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Crooks is aware that as an African American he is isolated from the rest of the men. He can share the bunkhouse, isn't invited to socialize or participate in activites with the men, and is ostracized from the others on the ranch. Each of these things contributes to Crook's pessimism and desire to stay isolated. He keeps to himself because he doesn't feel welcome, and he reacts poorly to good intentions because he isn't used to them.
Of Mice and Men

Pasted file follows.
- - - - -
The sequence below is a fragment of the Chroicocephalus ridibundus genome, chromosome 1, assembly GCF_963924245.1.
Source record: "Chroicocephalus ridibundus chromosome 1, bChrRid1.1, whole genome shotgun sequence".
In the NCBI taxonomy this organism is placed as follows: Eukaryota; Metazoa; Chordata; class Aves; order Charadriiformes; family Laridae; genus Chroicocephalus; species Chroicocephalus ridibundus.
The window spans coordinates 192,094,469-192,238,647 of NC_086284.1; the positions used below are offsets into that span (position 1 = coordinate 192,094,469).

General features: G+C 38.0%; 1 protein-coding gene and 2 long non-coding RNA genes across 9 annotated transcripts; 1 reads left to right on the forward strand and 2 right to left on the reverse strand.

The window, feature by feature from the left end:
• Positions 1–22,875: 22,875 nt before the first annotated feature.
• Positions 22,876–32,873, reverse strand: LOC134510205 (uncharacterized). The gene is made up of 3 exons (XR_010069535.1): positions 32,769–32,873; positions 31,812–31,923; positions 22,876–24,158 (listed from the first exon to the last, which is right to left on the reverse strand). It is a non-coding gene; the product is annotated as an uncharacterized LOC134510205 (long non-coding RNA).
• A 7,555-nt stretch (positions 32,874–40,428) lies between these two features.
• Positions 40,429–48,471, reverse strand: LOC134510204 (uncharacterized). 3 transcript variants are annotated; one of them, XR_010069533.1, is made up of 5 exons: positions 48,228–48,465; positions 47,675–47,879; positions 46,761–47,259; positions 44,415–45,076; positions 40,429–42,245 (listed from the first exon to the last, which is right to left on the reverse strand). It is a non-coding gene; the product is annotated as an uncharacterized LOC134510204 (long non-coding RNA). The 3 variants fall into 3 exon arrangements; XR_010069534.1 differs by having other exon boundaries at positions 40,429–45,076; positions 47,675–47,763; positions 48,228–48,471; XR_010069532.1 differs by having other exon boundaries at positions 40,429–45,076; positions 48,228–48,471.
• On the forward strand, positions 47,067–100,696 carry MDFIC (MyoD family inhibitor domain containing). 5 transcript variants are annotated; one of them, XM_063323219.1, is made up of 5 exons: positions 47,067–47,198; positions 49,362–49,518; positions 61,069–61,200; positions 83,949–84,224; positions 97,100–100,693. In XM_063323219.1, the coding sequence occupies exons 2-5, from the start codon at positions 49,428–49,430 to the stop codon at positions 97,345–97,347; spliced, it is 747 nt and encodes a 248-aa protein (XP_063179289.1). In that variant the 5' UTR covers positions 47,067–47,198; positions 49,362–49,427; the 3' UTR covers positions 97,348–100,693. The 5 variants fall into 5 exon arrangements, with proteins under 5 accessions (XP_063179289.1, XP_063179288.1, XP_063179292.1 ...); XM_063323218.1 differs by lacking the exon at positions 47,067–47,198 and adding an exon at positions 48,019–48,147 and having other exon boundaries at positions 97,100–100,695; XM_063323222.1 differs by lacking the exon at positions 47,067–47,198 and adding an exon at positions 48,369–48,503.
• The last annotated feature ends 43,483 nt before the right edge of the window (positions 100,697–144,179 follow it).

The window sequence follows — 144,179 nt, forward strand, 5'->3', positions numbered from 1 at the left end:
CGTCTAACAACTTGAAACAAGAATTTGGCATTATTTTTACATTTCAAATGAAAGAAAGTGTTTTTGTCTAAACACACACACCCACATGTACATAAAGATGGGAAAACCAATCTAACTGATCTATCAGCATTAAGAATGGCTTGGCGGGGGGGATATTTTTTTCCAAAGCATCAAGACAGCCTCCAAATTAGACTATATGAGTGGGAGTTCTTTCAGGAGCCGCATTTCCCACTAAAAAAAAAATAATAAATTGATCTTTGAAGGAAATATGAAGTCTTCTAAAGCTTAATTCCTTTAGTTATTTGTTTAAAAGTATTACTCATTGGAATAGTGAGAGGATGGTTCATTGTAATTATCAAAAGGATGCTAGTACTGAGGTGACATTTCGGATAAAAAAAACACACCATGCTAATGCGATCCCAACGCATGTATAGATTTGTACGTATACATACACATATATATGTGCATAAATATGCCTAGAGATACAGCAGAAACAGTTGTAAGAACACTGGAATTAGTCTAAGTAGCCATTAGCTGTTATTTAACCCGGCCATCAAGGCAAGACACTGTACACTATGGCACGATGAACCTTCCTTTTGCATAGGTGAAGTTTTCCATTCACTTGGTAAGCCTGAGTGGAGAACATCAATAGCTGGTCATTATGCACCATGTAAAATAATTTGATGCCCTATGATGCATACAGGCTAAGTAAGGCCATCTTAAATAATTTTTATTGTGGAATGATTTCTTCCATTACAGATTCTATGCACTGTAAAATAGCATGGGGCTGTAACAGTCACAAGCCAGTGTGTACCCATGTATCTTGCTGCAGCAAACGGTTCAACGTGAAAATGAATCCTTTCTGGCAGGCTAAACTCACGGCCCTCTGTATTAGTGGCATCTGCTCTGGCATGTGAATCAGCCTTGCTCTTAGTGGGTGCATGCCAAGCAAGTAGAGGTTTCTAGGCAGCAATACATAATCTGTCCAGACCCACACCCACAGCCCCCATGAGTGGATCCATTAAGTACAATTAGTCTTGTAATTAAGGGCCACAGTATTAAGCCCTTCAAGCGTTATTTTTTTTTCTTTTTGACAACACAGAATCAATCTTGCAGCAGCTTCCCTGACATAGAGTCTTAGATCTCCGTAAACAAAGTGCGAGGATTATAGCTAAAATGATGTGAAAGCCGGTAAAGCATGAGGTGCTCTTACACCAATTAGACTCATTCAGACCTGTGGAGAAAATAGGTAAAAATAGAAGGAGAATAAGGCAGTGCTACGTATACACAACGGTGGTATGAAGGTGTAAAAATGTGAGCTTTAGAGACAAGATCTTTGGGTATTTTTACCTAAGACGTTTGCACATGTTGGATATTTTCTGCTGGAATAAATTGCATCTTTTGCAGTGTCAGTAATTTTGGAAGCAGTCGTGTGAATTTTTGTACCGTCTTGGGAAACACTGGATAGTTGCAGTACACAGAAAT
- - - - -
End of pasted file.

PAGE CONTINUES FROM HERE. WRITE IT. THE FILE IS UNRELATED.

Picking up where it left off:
Crooks reacts this way because he is "Black" and this book is set in the 1930's (The Great Depression Era) when blacks and non-white were still discriminated. Crooks isn't invited to these outing because of him being black. All of the men on the farm are white or caucasian unlike crooks when it notes him as a "Negro stable buck" when they introduce him. There was also a lot of discrimination to black people during the great depression because 1) they were viewed as slaves and only slaves by many people. 2) Whites were not having enough farm jobs because of blacks taking them from them, and finally 3)White thpugt that they were the "superior" group during this time and wanting only the white race to be known and wealthy not the blacks(slaves).
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